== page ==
IrishMinea; Goods, ;
Linen Shirt Bosoms . Plain and fancy "'
. pinning wju ouiuui uinraa .
' ' ' Linen Sheetings and Pillow Callngs.1
..., Linen Oambrteeand Long Lawnev j Jj
.. ... , . y r . -linen Pocket-handk'fi, all ilsed.
"" Linen Towellings and Diapers
Linen Napkin and D'Oylies. - )..
. w Linen Table Cloths and Satin Damatk. -
Linen Towels with colored borders. (
Linen Stair Covering! and Oraah. "
."' :' i' for sale at low prices. , (
,-. . - BAIN et BON,
fcbfS . No. 89 South Blah street.
nJtUOUKSvsjewtyles,jastopensdby ... ;(
. ' ' . .,V-V, ' BAIN Jr. SON; I
J'aprilS', ', 1 ' N6789 South High street.
V. All llisiaiid colon Just opened at ' " BAINS,
wH-ll. ' .Ho. South High stmt.
The Latest Tho Largest The Beit,
Tne Uneapest Beonuse tne Best,
rtte) Moat Uollab standard Au
tliorltf of the) EnglUb Language.
; .; Si Uun$rl SiMnntEducatortof Ohio,
. "Hei. are onward! of a Ilundrtd Thouiand Wordi.
whoie mulllfarlom meaning! and derivation!, torethtr
with thai i correct pelllng, asd pronunciation ar. oleariy
eel before the eye.'
Oincinnail Oommmrclal,
Head tht Vtclilont ot tho Mrmbtrt of tht Ohio Stat
ZDacAer'f Auociatlon.
The undenlgned, membere of the Ohio Stat. Teacheri'
Aaaoclallon, adopt and aim to uh in teaching, writing
ana ipetking, the orthography and pronunciation ol
Woreeiter'i Kotal Quarto Dlotionary andwamoitoer
dlally recommend It ai the moat reliable atandard aa
thorlty of the Xugllih language, aa It If now written and
Loam Axnaiwa. Preildent Kenvon College.
M. D. Lionrrr, Rnperlntendent Ztneeviil 8cbooll.
tboi. w. tJ.avrr. Bup't Uaialion union Bcncou.
M. F. OowDxav. Sup't Publlo Schooia, Sanduaky.
Johk Lthch. Nun't Pnhlio Schooia. Oireleville.
B. N. BiHroan, Prluclpai Cleveland Vernal. Bemtna.
W. Mitchell. Bun't Public Schooia. Ut. Union
Jobk Oooin, Principal Stale Normal School, Mlnne-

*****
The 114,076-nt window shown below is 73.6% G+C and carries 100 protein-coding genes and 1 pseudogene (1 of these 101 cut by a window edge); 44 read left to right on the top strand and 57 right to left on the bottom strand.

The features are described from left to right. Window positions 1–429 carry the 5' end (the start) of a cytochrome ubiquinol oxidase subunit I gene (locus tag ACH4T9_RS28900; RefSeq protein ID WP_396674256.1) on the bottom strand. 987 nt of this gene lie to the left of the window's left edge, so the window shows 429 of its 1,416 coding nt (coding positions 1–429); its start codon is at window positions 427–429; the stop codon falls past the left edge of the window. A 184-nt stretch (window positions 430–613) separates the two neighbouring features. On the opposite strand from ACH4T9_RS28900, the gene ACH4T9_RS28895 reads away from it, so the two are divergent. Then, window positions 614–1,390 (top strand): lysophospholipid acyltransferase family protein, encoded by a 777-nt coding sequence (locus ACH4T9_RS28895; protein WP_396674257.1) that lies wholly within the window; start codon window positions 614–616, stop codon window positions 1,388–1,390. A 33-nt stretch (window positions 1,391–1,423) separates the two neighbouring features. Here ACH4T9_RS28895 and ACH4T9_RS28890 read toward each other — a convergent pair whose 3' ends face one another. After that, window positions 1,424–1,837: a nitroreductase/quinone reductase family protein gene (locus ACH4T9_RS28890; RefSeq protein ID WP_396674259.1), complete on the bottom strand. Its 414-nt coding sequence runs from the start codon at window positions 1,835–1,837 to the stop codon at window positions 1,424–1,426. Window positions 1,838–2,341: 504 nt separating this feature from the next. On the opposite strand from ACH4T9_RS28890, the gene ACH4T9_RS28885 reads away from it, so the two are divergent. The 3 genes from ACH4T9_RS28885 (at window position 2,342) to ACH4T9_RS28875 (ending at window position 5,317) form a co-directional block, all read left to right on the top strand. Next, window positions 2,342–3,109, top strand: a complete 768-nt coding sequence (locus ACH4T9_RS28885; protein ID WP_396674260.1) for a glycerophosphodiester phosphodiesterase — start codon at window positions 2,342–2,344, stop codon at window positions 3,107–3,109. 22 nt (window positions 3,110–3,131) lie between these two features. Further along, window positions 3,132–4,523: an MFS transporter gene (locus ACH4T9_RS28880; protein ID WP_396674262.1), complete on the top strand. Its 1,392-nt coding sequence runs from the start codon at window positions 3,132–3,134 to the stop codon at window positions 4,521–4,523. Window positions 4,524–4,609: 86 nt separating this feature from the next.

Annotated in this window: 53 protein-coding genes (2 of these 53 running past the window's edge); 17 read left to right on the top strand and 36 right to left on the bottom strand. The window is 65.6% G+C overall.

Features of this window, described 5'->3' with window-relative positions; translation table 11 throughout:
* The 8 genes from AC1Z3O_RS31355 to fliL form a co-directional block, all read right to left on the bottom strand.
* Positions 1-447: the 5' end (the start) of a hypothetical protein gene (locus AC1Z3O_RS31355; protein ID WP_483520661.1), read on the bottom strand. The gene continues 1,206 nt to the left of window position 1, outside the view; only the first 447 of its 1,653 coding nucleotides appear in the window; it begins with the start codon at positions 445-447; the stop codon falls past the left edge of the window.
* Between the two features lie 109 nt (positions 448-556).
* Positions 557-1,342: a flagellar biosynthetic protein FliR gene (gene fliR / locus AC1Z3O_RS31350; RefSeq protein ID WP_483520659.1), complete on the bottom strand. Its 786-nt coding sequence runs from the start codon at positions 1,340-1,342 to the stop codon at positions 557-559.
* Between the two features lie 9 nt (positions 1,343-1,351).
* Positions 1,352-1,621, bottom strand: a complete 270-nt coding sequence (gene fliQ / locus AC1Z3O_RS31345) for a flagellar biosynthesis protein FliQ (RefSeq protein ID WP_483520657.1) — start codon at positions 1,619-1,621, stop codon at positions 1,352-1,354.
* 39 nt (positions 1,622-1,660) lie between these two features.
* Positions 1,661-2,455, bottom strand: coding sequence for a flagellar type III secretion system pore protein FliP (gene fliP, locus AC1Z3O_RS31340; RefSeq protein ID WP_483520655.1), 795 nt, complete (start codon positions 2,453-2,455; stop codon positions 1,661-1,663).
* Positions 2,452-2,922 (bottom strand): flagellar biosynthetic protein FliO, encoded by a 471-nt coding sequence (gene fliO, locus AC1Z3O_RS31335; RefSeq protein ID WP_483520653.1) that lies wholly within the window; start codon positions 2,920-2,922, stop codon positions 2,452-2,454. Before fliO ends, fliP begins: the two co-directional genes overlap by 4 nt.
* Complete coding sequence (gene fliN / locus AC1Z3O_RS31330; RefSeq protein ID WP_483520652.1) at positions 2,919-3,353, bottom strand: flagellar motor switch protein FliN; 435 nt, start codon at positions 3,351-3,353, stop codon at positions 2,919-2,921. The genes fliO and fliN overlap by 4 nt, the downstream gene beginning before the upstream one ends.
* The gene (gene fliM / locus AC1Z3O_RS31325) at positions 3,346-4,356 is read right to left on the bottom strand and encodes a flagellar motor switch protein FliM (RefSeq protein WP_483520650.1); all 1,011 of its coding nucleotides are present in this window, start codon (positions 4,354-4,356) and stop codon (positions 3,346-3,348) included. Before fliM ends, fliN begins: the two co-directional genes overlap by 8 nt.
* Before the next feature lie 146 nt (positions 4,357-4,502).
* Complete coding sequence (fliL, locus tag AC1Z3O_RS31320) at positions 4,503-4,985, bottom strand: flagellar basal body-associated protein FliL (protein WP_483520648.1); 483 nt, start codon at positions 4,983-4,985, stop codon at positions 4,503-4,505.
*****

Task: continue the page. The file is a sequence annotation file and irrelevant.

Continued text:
Otkui NAtow , Principal Fourth iDtemedlate School,
uincinnati. -H.
8. Martin, Sup't Canton Union Schoole.
Edwih htoAt, Principal KcNeely Normal School.
Eli T. Tippah, Prof. Mathematict, Ohio Univenlty.
Wu. W. Kdwardi. Sun't Troy Union School
A. 0. Horaute, Principal Weit High Sobool, Clave
8. A. Norton, Anoclate Principal High School, Cleve'
TnioooRK Etirldio, Principal High School, Cleve'
land. 1 ' . '
R. F. Htjuirroit, Principal Cleveland Initllute.
J. A. OAaruu), Preildent of Hectic Inilltuie, Hi
W. I. Harru, Prof, of Chemiitry, Ohio Weilejan
n. II. BaRnct. Ex-Cemmlieioner of Common School!,
unto. -
Jamb Mnintoa, Prof. Rhetoric, Oherltn College
Tuoa. Bill, President Antlocb College.
0. W. U. Cathcart, Prof. Mathematlce, High
8. 0. Crdhbahoh. Prof. Lanenaee. Illeh School.
B. M. Bariir, Bup't Union Schooia, Aabland.
Mart than Sim Hundred other Pretidtntt of Colli-
git, rroftuort, jiwnort ana vtnmQuunta Jkluca-
Marietta Count "It U truly a masnlfleent work.
an honor to the author, the nublliheri. and the whole
country, rrciioeni Aoarewe.
Onto WtHLrTAH UmvaRiiTV...,'It exceed! mveznecta-
tlona. It will be my Hide in orthoeraDh and nronun-
elation, and will often he eonaulted by me for lie neat
ana accurate aennlltoni." Preildent Thompeon.
W. X. EdicTto CoiAiaa. "Heretofore we havenaed
Webster'! orthography. At a recent meeting ot our
Faculty, It wu decided to change it to conform to that
or worceitere aoyal vuarlo Dictionary." Preildent
Wiitmk nMn Coilioi. "I find It worth of
ouruimi approoauou.' rreataent ititcneocK.
Onotuii CoLLioa. "It more than meeta mv exnecla-
tloni. I recommend It aa the elandard authortt In
ormoepy ro my cnnuren ana my pupui. ' rreildent
morgan. 3 .
Autioch CoLLtsi. "I adont and elm to nae In teaeh.
ing, writing and aneaktng. the ortboaraohv and nronun.
elation of Worceiter'e Hoyal Quarto Dlotionary."
rreaiaeni oiu.
"In all my writing, ipeaklng.and teachtne. I have en.
deavored to conform to the rulee for orthography and
pronunciations! contained in Woreeiter'i Dictionary."
iiorace sunn, into rreiuienc. - -
Kintom OoLLloa. OAHlini. ! moitconliall rrcom
mond it aa the moit reliable atandard authority of the
nogiiin language aa u u now written ana ipoken."
rie.iacnfc Anurewe.
From Bet, Anton Smyth, OommUtbmtr of Common
eenoou in fito.
The Dlctlonarr la an imperlihable monnment to the
learning ana indaitry or ill autnor, ana an nooor to the
woria or letter. The meanantcal execution la rar aupe
rior to that of any other Lexicon with which I am ao.
'from Bon. JT. B. Barntu. E&CommUtiontr ot
........ nu.
.. ixnuwi in vno.
"The moit reliable itandard authority of the lan
guage.'' wiiat Tni .
Xreading Newspapera of Oxiio Say.